Documentation file format

Mike Evans mikee at
Fri Dec 13 10:47:18 EST 2013

On Fri, 13 Dec 2013 07:03:26 -0800
John Ralls <jralls at> wrote:

> On Dec 13, 2013, at 2:41 AM, Mike Evans <mikee at> wrote:
> > On Fri, 13 Dec 2013 08:26:42 +0100
> > Christian Stimming <christian at> wrote:
> > 
> >> I know I'm jumping in rather late in this thread, but here's my take  
> >> on the ever-long question of our documentation file formats:
> >> 
> >> I think the priority of the documentation file format should be:
> >> - to generate HTML and PDF output from it
> >> - and to make it easy for documentation writers to edit the text
> >> 
> >> As secondary goals, I think it is nice to be able to generate epub and  
> >> mobi output and also yelp's output from this (or does yelp read  
> >> docbook natively?!), but I think those are not as important.
> >> 
> >> Given these priorities, I think both our current documentation file  
> >> format and also a potential wiki workflow might not be the best  
> >> solution. Instead of the current file format (docbook xml, split into  
> >> several files using xml entities) we should very well think to switch  
> >> to some other solution that makes the text much more accessible for  
> >> documentation writers. For example, if libreoffice/openoffice would be  
> >> able to use the docbook xml file, except for the fact that it's split  
> >> into multiple files using xml entities, then we should just as well  
> >> drop the split file approach and merge the full text into one single  
> >> docbook xml document.
> >> 
> >> However, this wasn't the only problem with libreoffice, IIRC, but I'm  
> >> not sure. If we just don't fine any up-to-date word processor that can  
> >> work with the docbook xml, I would suggest to switch to a different  
> >> file format instead, such as ODF or similar, and just continue working  
> >> on the document with libreoffice et al.
> >> 
> >> If a wiki approach is possible without too many extra steps in a  
> >> workflow, that's fine as well, but I'm afraid it adds a whole lot of  
> >> extra problems into the process. For example, what would be the  
> >> process to generate a new gnucash-docs release package so that gnucash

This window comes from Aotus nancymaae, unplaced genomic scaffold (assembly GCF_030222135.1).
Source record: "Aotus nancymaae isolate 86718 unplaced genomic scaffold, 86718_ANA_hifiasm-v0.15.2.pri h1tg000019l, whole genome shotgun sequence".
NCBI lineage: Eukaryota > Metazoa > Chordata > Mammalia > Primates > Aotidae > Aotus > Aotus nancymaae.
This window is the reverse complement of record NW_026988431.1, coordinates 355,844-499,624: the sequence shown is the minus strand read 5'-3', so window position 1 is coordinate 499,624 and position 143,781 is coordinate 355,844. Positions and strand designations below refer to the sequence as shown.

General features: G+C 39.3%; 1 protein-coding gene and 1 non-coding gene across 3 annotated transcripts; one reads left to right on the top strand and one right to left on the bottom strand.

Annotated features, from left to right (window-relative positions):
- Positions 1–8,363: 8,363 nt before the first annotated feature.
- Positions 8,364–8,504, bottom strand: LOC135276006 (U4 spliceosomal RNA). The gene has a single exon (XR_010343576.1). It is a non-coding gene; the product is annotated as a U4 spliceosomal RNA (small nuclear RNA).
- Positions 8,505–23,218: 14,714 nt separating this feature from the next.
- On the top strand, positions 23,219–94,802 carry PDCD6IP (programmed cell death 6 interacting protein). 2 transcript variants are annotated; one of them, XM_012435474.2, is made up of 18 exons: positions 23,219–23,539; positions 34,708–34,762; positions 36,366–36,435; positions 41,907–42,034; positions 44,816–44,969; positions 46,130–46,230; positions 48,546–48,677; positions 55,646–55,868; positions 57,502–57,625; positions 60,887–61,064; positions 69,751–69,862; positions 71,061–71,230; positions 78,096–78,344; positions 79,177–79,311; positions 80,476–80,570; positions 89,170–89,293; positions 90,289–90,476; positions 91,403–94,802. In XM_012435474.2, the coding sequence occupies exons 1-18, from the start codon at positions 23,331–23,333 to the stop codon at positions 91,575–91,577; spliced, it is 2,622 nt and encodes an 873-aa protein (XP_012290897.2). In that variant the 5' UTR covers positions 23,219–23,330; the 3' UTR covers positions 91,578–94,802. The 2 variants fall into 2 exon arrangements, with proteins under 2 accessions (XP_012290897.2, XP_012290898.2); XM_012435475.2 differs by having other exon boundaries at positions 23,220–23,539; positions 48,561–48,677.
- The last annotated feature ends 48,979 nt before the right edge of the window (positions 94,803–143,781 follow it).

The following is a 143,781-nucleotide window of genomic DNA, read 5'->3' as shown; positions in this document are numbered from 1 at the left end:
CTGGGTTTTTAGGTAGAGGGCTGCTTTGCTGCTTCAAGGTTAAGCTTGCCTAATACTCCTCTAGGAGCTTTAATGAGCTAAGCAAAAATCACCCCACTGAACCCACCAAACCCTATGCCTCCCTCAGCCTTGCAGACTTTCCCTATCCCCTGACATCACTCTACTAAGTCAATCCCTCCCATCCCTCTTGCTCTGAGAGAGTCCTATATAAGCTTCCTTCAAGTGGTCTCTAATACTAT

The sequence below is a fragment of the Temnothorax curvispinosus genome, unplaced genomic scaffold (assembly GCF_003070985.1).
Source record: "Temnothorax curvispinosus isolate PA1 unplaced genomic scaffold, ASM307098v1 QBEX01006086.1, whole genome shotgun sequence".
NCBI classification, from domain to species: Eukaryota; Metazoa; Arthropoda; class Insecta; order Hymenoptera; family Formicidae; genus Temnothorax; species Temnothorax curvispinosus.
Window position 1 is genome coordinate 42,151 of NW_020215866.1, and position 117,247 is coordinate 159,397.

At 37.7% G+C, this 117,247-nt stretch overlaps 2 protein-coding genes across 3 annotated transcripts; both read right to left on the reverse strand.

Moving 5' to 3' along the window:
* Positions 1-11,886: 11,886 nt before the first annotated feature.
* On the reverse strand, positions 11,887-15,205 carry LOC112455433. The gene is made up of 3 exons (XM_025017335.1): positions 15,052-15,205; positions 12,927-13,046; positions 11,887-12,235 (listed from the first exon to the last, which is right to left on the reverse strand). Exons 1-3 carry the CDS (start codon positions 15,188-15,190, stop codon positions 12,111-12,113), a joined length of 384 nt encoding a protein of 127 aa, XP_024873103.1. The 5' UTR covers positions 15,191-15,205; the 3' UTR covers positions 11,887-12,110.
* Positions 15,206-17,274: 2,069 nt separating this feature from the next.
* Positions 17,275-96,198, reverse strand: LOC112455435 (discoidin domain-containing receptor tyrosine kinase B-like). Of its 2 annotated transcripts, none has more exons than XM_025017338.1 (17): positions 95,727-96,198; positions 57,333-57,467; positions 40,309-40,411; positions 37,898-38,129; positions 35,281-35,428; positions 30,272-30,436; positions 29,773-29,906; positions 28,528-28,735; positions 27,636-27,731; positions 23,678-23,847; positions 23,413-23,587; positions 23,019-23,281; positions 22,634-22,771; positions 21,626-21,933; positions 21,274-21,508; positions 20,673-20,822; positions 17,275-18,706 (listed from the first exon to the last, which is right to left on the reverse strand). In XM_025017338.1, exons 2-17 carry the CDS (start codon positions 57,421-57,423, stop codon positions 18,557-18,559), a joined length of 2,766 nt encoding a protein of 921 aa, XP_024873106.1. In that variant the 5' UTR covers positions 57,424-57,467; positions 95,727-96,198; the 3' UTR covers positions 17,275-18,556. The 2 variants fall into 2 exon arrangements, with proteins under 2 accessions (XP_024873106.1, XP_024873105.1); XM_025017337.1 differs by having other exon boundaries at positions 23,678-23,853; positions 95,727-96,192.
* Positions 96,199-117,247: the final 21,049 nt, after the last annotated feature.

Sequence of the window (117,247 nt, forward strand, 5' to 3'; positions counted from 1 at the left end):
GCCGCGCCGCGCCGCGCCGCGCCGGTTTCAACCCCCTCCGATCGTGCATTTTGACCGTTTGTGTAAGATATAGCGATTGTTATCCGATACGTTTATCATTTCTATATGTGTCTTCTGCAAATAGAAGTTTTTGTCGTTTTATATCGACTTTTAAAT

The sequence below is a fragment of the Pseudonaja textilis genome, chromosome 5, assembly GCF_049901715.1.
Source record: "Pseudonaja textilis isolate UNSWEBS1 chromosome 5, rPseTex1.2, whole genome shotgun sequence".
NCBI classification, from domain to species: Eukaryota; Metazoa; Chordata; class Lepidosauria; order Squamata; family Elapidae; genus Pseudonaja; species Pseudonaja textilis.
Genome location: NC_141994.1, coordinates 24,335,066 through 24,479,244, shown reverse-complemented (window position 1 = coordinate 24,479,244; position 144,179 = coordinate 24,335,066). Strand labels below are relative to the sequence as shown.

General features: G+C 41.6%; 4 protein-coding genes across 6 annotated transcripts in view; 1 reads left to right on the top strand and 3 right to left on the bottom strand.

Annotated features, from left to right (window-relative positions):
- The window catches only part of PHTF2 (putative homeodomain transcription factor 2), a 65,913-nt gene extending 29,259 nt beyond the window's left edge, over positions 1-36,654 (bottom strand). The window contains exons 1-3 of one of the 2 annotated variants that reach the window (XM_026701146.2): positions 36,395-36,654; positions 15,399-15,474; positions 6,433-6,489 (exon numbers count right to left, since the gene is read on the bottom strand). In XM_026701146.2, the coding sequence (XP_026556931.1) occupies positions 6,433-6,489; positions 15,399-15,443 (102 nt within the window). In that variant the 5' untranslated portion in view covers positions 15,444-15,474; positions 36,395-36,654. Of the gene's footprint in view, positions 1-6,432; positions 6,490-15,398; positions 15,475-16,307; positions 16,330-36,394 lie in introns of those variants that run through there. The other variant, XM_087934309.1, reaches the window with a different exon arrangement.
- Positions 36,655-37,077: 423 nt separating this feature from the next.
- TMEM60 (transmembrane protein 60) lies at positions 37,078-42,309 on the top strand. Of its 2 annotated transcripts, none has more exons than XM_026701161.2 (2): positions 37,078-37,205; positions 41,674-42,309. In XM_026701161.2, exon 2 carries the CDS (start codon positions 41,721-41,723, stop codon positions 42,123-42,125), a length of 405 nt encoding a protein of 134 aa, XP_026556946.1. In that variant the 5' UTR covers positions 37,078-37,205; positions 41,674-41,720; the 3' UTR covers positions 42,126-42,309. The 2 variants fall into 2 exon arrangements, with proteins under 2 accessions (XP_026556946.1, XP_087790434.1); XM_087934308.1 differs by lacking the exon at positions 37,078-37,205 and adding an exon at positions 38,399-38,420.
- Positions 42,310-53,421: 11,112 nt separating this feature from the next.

> >> can be installed with at least as much offline available documentation  
> >> as we have today? If there are solutions for this, then fine, a wiki  
> >> based solution might be a good way to continue. Otherwise I'd suggest  
> >> to simply switch to a better file format.
> >> 
> > 
> > Since no-one has mentioned it yet, what about asciidoc?  It's much simpler that the xml we have now, is very easy to learn, it is plain text, it handles multi-part books, and AFAIK the current docbook can be converted to asciidoc without *too* much effort.
> > 
> > It's just a thought because I use it for pretty much all the documentation I write.  It's not WYSIWYG but it's a lot better than directly editing docbook.xml.  I guess LibreOffice can be used as long as it doesn't introduce artifacts into the plain text, although a plain text editor would be better, vi|emacs|geany perhaps.
> > 
> > Anyway, my 2p|2c
> Looks like it would work. What do you see as the advantages over better-known markups like markdown and wiki? How would we get the existing DocBook documents into ascitext format?

Advantages: The WIKI way seems prone to the problems already
discussed.  Why Acsiidoc?  I can't give specific technical advantages
over markdown but there are easy-to-use tools to produce html, docbook,
e-book files etc.  I've not used markdown enough to make a meaningful comparison.

Conversion: I found a conversion tool that I *thought* might do the job,
SaxonHE9, a java tool (ugh), but it doesn't do it very well.  I tried a couple of pages.  Some post conversion cleanup was needed to remove artifacts but, the major issue was that image placeholders went missing. So not good enough to make it an easy convert.  More research required on that one.

Mike E

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